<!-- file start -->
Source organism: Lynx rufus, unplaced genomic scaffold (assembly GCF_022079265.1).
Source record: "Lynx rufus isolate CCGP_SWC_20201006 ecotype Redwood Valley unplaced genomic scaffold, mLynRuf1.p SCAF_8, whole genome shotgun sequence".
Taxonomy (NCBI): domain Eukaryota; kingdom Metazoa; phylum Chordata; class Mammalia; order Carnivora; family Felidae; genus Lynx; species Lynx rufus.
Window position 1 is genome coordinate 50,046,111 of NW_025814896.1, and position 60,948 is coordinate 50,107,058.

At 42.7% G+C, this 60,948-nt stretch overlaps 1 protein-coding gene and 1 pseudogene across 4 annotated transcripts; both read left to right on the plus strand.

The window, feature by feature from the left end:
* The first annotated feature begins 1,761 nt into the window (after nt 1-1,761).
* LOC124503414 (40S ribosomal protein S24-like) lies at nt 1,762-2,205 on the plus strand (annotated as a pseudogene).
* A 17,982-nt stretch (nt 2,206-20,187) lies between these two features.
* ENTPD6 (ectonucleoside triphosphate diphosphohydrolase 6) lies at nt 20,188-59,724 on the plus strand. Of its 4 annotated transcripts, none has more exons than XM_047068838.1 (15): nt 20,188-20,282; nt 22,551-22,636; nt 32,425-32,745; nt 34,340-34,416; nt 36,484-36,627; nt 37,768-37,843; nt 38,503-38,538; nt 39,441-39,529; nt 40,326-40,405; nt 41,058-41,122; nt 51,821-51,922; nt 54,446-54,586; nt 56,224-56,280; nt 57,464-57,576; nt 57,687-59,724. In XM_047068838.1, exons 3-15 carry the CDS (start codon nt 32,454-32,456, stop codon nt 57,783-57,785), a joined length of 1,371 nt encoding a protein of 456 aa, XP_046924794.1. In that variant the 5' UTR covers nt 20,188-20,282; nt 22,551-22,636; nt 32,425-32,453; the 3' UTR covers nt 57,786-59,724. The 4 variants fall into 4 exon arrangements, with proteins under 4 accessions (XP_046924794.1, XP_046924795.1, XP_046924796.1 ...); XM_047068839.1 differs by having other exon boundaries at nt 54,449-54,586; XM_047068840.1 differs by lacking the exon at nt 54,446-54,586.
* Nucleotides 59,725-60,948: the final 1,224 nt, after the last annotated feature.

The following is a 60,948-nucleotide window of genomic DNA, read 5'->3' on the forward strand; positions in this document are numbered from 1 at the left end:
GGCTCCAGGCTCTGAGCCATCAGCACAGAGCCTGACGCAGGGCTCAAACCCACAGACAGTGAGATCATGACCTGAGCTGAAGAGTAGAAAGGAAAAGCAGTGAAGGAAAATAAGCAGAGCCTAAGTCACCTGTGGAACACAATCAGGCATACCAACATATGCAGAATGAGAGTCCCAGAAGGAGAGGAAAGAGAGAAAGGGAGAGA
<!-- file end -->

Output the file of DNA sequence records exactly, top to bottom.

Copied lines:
Source organism: Lynx rufus, unplaced genomic scaffold (assembly GCF_022079265.1).
Source record: "Lynx rufus isolate CCGP_SWC_20201006 ecotype Redwood Valley unplaced genomic scaffold, mLynRuf1.p SCAF_8, whole genome shotgun sequence".
Taxonomy (NCBI): domain Eukaryota; kingdom Metazoa; phylum Chordata; class Mammalia; order Carnivora; family Felidae; genus Lynx; species Lynx rufus.
Window position 1 is genome coordinate 50,046,111 of NW_025814896.1, and position 60,948 is coordinate 50,107,058.

At 42.7% G+C, this 60,948-nt stretch overlaps 1 protein-coding gene and 1 pseudogene across 4 annotated transcripts; both read left to right on the plus strand.

The window, feature by feature from the left end:
* The first annotated feature begins 1,761 nt into the window (after nt 1-1,761).
* LOC124503414 (40S ribosomal protein S24-like) lies at nt 1,762-2,205 on the plus strand (annotated as a pseudogene).
* A 17,982-nt stretch (nt 2,206-20,187) lies between these two features.
* ENTPD6 (ectonucleoside triphosphate diphosphohydrolase 6) lies at nt 20,188-59,724 on the plus strand. Of its 4 annotated transcripts, none has more exons than XM_047068838.1 (15): nt 20,188-20,282; nt 22,551-22,636; nt 32,425-32,745; nt 34,340-34,416; nt 36,484-36,627; nt 37,768-37,843; nt 38,503-38,538; nt 39,441-39,529; nt 40,326-40,405; nt 41,058-41,122; nt 51,821-51,922; nt 54,446-54,586; nt 56,224-56,280; nt 57,464-57,576; nt 57,687-59,724. In XM_047068838.1, exons 3-15 carry the CDS (start codon nt 32,454-32,456, stop codon nt 57,783-57,785), a joined length of 1,371 nt encoding a protein of 456 aa, XP_046924794.1. In that variant the 5' UTR covers nt 20,188-20,282; nt 22,551-22,636; nt 32,425-32,453; the 3' UTR covers nt 57,786-59,724. The 4 variants fall into 4 exon arrangements, with proteins under 4 accessions (XP_046924794.1, XP_046924795.1, XP_046924796.1 ...); XM_047068839.1 differs by having other exon boundaries at nt 54,449-54,586; XM_047068840.1 differs by lacking the exon at nt 54,446-54,586.
* Nucleotides 59,725-60,948: the final 1,224 nt, after the last annotated feature.

The following is a 60,948-nucleotide window of genomic DNA, read 5'->3' on the forward strand; positions in this document are numbered from 1 at the left end:
GGCTCCAGGCTCTGAGCCATCAGCACAGAGCCTGACGCAGGGCTCAAACCCACAGACAGTGAGATCATGACCTGAGCTGAAGAGTAGAAAGGAAAAGCAGTGAAGGAAAATAAGCAGAGCCTAAGTCACCTGTGGAACACAATCAGGCATACCAACATATGCAGAATGAGAGTCCCAGAAGGAGAGGAAAGAGAGAAAGGGAGAGA